The second archetype is the grim warder occultist, who loses magic circles and outside contact. They are locked into adjuration and conjuration as first two implement schools, but casts spells from them at CL+2; however, necromancy implement school spells are cast at -2 CL and similarly, the level to qualify for focus powers of the school is reduced by 2. The archetype is also locked into these favored schools for implement mastery. 8th level nets warding circles, which are undead-only magic circles against evil that may be enhanced with death ward via mental focus expenditure, even suppressing, though not removing, penalties from negative levels incurred by creatures prior to entering it. 12th level provides an undead-only binding circle powered by mental focus and fast circle applies to these specialized circles. As much as I liked the first archetype, this one left me less enthused – a pretty vanilla anti-undead option. The race also gets the Hypnotic Charmer feat, which lets you take 20 or 10 when using Cha-based skills on targets of your hypnotic stare.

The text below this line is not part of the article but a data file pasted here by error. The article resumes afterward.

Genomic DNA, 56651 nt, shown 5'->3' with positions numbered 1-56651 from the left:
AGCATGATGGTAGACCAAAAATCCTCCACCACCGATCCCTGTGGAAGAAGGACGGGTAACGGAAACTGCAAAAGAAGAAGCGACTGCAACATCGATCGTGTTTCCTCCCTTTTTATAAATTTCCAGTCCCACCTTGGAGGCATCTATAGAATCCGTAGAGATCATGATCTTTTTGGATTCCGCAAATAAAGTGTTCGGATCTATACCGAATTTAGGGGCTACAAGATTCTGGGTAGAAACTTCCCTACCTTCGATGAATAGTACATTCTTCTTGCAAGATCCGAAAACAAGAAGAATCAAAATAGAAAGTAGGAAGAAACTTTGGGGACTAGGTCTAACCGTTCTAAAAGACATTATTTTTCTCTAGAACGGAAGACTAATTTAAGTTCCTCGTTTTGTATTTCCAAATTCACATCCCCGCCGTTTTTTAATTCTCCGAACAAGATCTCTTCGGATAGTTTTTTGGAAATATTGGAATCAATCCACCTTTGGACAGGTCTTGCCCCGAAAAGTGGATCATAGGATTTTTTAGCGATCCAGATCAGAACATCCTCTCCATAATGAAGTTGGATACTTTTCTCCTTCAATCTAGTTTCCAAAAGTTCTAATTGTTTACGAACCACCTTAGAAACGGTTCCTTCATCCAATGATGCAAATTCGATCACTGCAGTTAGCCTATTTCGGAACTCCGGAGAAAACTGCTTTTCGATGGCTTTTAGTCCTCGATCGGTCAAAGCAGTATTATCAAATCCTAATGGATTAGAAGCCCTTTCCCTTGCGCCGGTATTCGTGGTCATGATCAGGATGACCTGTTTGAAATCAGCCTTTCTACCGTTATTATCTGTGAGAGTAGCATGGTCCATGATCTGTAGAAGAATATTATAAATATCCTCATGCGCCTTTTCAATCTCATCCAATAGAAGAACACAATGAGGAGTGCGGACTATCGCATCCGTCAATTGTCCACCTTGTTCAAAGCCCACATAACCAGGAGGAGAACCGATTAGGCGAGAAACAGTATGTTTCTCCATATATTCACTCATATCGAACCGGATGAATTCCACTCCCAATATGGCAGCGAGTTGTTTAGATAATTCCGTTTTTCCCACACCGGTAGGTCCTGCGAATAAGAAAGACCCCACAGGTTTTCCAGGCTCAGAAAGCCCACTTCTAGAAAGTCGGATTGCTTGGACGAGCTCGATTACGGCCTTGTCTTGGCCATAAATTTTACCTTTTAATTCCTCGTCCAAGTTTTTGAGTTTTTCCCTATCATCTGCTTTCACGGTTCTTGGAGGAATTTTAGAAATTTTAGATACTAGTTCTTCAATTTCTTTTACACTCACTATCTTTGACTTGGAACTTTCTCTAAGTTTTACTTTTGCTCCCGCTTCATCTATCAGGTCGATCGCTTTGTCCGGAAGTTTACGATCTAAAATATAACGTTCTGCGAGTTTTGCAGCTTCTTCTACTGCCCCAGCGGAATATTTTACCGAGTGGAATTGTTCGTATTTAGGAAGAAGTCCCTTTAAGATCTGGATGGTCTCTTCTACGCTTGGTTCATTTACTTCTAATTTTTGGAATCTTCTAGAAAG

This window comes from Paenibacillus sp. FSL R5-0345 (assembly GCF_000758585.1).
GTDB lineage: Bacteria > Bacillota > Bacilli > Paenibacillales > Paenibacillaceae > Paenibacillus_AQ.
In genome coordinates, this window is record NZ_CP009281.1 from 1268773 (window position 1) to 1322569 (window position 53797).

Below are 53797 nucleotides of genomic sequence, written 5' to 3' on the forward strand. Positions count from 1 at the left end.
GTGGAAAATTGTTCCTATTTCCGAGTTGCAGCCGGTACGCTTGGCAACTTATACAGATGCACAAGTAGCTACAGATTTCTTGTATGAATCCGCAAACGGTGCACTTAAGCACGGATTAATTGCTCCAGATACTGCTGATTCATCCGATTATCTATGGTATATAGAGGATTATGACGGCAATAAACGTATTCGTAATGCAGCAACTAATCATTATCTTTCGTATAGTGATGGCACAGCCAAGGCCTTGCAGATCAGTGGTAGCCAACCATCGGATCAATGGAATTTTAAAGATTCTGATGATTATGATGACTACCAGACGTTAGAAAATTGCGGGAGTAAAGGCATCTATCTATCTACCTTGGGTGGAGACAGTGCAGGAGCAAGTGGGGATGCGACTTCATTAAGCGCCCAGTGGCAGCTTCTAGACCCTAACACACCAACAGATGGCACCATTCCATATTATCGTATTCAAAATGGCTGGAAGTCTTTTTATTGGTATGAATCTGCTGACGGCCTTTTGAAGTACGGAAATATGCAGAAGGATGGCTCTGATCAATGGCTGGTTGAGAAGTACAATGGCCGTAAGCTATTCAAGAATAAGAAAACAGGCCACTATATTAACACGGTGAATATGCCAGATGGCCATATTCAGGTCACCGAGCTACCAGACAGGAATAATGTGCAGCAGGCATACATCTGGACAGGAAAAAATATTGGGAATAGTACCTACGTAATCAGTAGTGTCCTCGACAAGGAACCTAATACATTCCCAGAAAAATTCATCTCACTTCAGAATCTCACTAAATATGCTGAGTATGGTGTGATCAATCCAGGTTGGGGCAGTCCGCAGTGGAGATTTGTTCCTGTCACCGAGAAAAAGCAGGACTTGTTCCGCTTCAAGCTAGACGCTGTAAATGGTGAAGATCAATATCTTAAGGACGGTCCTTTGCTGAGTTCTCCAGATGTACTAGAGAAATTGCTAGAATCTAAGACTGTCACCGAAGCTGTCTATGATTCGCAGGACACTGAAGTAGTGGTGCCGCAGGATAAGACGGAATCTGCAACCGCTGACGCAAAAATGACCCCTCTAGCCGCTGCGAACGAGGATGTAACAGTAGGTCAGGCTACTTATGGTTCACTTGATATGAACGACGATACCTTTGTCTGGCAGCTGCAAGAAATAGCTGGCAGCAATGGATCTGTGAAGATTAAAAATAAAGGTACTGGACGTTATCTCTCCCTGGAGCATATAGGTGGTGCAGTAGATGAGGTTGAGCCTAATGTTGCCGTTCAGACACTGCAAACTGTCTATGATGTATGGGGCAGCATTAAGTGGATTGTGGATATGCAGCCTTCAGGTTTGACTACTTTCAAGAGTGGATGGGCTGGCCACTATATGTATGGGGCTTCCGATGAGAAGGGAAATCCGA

Elans are up next, and we get a new medium archetype, the generation channeler, who replaces shared séance. These fellows may spend 2 power points to increase the die-size of the spirit surge die for one surge. (Rules cleaned up – kudos!) Instead of a shared séance’s usual benefits, we get +2 to saves versus enchantment and mind-affecting effects. The archetype may also expend power points to ask additional questions to haunts channeled, with the maximum number of additional questions contingent on Intelligence modifier. The pdf also includes a new aether composite blast, at Burn 2 – the elan force thrust, which adds a bull rush to the blast and causes force damage. There is a new mesmerist trick that nets catapsi when targeted with a psionic power or psi-like ability, though it only affects the subject. There are new phrenic amplifications, the first of which is somewhat problematic: Use 2 power points for one phrenic pool point? OUCH. This really delimits phrenic pool points for primarily psions. Not gonna happen in my game. The second amplification lets you expend power points to cast standard action divinations as swift actions or increase the DC of scrying or mind-affecting divinations. Elan vigilantes can get Cha-mod/day demoralize as a psi-like power plus class level power points; alternatively, another talent makes all vigilante melee attacks ghost touch and, later also adds a bonus of +2 to atk versus incorporeal targets, undead, mediums channeling spirits and spiritualist phantoms. Neat ones!